Friday 15 November 2013

Straight Shooter

By Artur Suski, S.J. 


The Church and the secular world have different understandings of sin. When the media and other secular institutions talk about sin, they often equate sin with evil, with little deviation from this. The Church, on the other hand, from its earliest years has had a different understanding of sin.

There was no single word in the Greek language that can be translated into our English word sin. There are seven Greek words that are translated as sin in the Bible, with the most frequently used word being hamartia. It was used 221 times in the New Testament. Its literal meaning is quite revealing - it sheds some light on how the early Church understood sin. It means, literally, “to miss the mark”. To sin is really to miss the mark; think of an archer that is aiming for the bull’s eye in a target. If he’s really good, he’ll hit the mark. If not, he’ll miss the mark, or, he’ll sin.

With this understanding of sin, we see that our failures are not because we truly desire to bring about evil. Rather, our actions, when they are “sinful”, are short of the real good. We want good, but the problem is that we don’t often know what is the true good, and so we miss the mark.

Let me illustrate this with an example. A man commits adultery. If we were to probe the depths of his desires and look at his reasoning when he decided to commit this act, we would, at the core, find a desire to be loved and to love. It is not that he set out to do an evil act. He was aiming for love, acceptance, and intimacy. All of these are very good things. The problem is that he has a wife, and his actions hurt her and create many other complications for the third party, not to mention for himself and his children if he has any. The Greeks would have seen this as missing the mark; he aims for what is good as he sees it, but his actions ultimately are not in line with the true good, which is the objective moral law given to us by God. In other words, he misses the mark of the true vision of love, intimacy, and acceptance, which is always held together by faithfulness to his spouse.

It becomes clear, then, that the challenge is to have a well formed conscience in order to align our desire for the good as we understand it, with God’s desire for the true good for us. This goes to the heart of the true meaning of the world conscience, which is two Latin words, cum and sciencia (with knowledge). Conscience is knowing what the true good is, and acting accordingly with that knowledge.

It also provides us with a different approach in our pastoral work. When reaching out to those outside of the Church, or who are in the Church and are entrapped in sin, having this definition of sin before us will help us see these people as seekers of the good albeit in a harmful way. I dare to say that it also helps us to understand ourselves and our own sinfulness. Deep down, we desire good things. We desire to be whole, loved, happy, close to God. Perhaps it is a matter of adjusting small subtleties that will free us up to hit the mark.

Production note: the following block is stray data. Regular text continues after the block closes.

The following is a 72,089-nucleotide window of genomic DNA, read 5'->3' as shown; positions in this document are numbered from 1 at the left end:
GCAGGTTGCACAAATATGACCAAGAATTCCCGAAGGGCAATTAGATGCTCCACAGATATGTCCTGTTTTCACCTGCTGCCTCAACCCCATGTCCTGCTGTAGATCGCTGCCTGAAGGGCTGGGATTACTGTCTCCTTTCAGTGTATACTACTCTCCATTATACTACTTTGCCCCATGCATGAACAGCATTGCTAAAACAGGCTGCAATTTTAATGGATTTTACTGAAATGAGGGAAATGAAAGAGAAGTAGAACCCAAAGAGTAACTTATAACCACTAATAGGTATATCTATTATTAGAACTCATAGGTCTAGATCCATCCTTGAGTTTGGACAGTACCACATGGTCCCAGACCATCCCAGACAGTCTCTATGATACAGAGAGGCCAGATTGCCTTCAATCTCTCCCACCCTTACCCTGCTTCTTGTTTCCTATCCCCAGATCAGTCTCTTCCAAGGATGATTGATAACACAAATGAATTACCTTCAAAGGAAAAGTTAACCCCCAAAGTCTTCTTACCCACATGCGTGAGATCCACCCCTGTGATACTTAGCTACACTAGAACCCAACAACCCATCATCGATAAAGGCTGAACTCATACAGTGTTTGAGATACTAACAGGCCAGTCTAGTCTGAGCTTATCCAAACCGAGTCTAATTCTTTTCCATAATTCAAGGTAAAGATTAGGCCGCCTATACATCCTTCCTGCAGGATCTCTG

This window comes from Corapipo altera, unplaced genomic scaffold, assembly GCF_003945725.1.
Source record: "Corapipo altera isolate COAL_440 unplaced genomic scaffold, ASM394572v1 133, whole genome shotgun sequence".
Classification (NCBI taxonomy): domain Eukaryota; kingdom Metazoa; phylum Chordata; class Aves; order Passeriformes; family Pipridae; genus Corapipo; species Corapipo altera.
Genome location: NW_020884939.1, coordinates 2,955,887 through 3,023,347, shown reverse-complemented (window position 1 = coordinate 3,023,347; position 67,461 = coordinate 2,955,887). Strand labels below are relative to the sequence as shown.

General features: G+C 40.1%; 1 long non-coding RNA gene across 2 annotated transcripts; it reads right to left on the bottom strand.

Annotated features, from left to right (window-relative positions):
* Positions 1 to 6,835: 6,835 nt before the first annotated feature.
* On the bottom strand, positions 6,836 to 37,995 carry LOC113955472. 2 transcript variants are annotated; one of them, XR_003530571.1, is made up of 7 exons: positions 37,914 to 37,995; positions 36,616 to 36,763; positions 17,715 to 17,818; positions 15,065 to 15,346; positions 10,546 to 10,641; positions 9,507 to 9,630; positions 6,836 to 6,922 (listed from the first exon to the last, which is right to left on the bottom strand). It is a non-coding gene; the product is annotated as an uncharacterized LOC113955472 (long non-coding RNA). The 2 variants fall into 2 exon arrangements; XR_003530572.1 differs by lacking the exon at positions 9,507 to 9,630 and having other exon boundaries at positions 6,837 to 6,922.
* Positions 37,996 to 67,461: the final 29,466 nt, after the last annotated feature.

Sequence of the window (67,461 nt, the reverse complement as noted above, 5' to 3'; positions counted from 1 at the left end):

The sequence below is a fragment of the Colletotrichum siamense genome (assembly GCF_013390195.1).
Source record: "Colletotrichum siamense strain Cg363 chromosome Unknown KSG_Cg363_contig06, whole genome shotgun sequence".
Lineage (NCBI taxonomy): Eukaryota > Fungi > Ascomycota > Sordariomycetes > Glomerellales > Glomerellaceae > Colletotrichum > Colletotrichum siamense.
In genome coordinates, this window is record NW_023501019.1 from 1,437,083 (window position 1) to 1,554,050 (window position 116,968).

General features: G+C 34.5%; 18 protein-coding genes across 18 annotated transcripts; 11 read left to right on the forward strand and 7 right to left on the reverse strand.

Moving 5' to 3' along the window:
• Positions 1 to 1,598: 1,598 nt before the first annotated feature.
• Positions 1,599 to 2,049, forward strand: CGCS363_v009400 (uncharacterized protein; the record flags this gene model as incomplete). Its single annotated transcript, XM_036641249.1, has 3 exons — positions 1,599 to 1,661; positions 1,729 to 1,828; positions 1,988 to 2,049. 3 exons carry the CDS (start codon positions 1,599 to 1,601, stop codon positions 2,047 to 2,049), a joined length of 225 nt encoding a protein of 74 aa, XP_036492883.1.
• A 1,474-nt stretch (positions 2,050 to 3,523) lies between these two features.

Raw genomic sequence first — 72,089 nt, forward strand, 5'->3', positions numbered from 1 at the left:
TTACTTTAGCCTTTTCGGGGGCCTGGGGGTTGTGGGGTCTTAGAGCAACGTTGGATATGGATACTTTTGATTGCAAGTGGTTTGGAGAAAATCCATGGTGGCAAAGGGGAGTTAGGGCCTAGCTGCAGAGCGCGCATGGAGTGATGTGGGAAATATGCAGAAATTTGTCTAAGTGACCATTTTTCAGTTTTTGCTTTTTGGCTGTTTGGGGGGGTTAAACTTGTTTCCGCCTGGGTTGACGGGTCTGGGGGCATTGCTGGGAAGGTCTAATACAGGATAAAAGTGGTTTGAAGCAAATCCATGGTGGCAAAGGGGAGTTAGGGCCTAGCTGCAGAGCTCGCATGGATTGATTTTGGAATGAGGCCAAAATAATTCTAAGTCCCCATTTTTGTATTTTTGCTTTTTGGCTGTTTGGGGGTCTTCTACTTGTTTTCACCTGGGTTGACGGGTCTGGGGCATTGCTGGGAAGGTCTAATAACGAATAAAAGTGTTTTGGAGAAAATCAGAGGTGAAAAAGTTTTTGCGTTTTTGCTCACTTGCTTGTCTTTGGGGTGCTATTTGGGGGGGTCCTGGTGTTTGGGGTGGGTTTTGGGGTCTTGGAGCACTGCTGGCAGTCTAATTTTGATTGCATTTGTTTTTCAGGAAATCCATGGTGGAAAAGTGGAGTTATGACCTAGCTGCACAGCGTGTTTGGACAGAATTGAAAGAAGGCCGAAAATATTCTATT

If only it were so simple and remained at the level of knowledge. Knowing is a large part of the struggle, to know what is truly good and life-giving. It must, however, descend deeper, to the will. St. Paul very perceptively writes: “I do not do what I want, but I do the very thing I hate. Now if I do what I do not want, I agree that the law is good. So then it is no longer I that do it, but sin [hamartia] which dwells within me” (Rom 7: 15-17). Sin makes a deep imprint upon us. It mars our likeness to God and becomes a part of us, rooted within our will, until God roots it out. Knowing what is the true good is not enough, as St. Paul points out; at some point we come to discover the truth of our actions, but the constant missing of the mark in our past has left its mark. We must now struggle with the help of Divine Grace to overcome perhaps the consequence of years of sinfulness, and this requires great efforts of the will.

The Examen prayer is a powerful tool for examining and understanding our everyday desires. In addition to look at our day, we are able to see what has caused these desires and what the subsequent fruits were. If they led us to bad fruits, the idea is to strive to deal with them better the next time the same situation arises. As we start to pray the Examen initially, we realize that we miss the mark by a lot. But as we are more and more aware of these tendencies and of what causes them, our aim gets better: we become straight shooters.

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